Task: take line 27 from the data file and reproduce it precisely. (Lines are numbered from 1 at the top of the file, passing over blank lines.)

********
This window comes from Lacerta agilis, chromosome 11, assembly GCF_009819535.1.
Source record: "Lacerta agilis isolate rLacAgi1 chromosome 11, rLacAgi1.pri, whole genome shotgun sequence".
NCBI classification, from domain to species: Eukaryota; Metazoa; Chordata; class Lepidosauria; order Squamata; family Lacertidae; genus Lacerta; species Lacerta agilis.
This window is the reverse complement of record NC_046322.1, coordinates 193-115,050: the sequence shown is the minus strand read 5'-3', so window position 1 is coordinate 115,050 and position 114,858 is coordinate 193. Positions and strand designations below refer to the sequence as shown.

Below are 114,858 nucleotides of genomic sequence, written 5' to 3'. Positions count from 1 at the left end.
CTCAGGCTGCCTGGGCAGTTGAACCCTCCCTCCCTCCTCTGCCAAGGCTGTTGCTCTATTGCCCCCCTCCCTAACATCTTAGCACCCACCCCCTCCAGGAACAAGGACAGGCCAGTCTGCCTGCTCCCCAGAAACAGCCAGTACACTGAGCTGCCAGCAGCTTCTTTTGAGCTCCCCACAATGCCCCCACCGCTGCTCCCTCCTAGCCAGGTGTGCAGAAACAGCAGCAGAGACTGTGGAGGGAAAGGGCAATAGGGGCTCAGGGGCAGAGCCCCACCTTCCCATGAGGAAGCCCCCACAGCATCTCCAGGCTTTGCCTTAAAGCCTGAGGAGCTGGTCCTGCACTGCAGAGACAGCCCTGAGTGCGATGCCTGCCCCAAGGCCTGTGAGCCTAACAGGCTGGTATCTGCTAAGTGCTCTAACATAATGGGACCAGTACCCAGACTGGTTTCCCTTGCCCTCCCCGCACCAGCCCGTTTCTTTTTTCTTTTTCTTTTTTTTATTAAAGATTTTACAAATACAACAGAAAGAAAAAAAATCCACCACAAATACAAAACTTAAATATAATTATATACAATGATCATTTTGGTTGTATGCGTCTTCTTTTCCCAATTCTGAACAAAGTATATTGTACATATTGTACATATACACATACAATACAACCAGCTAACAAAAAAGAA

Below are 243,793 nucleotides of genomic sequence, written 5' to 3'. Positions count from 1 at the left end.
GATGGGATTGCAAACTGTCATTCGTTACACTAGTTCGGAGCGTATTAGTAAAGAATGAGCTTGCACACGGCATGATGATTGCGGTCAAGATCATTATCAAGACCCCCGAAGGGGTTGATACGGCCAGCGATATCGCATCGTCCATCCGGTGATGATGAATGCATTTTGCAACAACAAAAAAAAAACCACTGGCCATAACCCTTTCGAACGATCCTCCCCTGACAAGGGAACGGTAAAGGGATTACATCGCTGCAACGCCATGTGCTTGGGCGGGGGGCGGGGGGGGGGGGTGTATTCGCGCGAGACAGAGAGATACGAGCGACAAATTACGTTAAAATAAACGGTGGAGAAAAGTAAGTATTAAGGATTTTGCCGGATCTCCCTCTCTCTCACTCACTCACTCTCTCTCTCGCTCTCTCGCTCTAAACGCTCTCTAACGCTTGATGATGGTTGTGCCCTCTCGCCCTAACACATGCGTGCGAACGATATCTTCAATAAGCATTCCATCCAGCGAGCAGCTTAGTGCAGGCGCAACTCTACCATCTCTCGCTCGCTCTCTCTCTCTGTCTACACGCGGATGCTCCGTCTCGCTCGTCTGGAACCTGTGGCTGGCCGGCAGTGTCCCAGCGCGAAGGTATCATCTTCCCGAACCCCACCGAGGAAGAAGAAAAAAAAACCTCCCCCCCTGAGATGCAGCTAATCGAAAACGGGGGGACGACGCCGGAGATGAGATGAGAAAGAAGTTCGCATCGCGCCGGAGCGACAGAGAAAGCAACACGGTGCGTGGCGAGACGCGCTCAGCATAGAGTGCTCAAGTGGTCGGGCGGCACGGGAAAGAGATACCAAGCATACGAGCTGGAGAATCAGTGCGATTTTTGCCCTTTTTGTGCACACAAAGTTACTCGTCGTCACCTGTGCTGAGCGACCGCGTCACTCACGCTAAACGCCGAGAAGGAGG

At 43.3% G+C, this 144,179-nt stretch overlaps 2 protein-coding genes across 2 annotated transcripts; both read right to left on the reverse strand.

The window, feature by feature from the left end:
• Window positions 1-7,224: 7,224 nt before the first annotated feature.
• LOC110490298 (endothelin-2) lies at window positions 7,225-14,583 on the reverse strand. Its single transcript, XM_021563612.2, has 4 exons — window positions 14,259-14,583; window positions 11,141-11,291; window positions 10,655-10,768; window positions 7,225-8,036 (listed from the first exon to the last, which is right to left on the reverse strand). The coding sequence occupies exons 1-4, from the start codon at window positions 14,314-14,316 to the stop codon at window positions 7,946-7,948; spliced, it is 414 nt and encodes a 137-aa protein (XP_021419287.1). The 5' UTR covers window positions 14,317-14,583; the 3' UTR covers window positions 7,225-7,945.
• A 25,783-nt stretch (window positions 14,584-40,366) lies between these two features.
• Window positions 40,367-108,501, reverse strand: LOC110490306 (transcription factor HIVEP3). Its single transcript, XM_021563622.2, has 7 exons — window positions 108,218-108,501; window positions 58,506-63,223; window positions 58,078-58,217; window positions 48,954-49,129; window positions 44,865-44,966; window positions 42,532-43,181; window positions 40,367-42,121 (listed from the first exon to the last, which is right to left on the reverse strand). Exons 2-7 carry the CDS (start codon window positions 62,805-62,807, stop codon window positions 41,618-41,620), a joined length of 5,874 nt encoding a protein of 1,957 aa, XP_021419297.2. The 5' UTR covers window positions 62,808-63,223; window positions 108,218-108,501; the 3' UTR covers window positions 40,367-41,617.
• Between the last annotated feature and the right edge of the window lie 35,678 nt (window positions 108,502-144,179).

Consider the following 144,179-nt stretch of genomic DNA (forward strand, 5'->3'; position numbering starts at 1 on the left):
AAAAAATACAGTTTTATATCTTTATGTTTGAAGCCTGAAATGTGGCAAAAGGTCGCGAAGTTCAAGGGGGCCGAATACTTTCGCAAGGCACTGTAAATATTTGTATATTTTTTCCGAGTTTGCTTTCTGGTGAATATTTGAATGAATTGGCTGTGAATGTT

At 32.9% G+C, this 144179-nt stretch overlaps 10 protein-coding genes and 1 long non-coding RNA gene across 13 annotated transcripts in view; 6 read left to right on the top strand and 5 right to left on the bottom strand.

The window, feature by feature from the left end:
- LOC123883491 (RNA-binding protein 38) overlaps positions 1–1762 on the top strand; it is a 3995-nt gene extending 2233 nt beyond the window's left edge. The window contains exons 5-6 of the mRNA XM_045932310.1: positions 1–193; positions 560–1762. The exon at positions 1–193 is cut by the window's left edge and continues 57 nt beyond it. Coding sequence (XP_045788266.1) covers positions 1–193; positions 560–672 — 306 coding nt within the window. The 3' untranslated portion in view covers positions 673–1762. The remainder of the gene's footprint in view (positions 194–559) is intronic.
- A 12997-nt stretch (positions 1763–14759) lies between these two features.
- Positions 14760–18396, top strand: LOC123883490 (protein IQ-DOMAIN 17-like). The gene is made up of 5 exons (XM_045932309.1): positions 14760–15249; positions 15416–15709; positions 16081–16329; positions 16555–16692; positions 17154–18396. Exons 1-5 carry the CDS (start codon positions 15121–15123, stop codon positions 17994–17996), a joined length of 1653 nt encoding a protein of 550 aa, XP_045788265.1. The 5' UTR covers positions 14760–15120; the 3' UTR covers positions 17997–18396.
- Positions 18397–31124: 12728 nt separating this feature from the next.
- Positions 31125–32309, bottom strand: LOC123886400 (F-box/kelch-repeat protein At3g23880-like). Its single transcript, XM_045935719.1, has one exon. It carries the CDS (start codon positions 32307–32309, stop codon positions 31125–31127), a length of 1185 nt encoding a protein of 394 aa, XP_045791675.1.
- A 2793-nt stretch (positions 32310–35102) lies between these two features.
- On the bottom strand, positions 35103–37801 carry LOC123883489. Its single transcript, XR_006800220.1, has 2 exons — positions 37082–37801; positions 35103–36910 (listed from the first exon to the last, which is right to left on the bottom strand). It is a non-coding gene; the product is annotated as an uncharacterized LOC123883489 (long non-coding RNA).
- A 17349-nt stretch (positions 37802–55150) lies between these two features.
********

- A 17349-nt stretch (positions 37802–55150) lies between these two features.